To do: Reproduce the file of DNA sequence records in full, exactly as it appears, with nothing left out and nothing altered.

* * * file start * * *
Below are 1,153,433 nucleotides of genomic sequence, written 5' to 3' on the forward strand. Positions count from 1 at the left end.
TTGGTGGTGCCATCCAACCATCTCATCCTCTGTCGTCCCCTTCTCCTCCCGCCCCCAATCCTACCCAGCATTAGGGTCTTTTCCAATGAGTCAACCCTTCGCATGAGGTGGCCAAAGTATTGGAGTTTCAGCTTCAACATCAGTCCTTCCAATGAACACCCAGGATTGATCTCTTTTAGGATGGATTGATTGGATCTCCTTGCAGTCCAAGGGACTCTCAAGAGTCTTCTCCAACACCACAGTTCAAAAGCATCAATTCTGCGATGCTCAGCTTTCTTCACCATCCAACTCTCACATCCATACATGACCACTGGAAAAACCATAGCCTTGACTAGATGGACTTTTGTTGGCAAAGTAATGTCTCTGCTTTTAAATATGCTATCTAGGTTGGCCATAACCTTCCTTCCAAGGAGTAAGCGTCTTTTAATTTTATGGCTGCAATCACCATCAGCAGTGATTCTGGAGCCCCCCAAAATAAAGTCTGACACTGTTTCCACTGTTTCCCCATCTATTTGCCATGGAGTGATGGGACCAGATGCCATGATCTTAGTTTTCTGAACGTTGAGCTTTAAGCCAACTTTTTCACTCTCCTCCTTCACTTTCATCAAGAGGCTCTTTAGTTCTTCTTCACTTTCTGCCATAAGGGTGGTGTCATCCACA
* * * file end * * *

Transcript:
Below are 1,153,433 nucleotides of genomic sequence, written 5' to 3' on the forward strand. Positions count from 1 at the left end.
TTGGTGGTGCCATCCAACCATCTCATCCTCTGTCGTCCCCTTCTCCTCCCGCCCCCAATCCTACCCAGCATTAGGGTCTTTTCCAATGAGTCAACCCTTCGCATGAGGTGGCCAAAGTATTGGAGTTTCAGCTTCAACATCAGTCCTTCCAATGAACACCCAGGATTGATCTCTTTTAGGATGGATTGATTGGATCTCCTTGCAGTCCAAGGGACTCTCAAGAGTCTTCTCCAACACCACAGTTCAAAAGCATCAATTCTGCGATGCTCAGCTTTCTTCACCATCCAACTCTCACATCCATACATGACCACTGGAAAAACCATAGCCTTGACTAGATGGACTTTTGTTGGCAAAGTAATGTCTCTGCTTTTAAATATGCTATCTAGGTTGGCCATAACCTTCCTTCCAAGGAGTAAGCGTCTTTTAATTTTATGGCTGCAATCACCATCAGCAGTGATTCTGGAGCCCCCCAAAATAAAGTCTGACACTGTTTCCACTGTTTCCCCATCTATTTGCCATGGAGTGATGGGACCAGATGCCATGATCTTAGTTTTCTGAACGTTGAGCTTTAAGCCAACTTTTTCACTCTCCTCCTTCACTTTCATCAAGAGGCTCTTTAGTTCTTCTTCACTTTCTGCCATAAGGGTGGTGTCATCCACA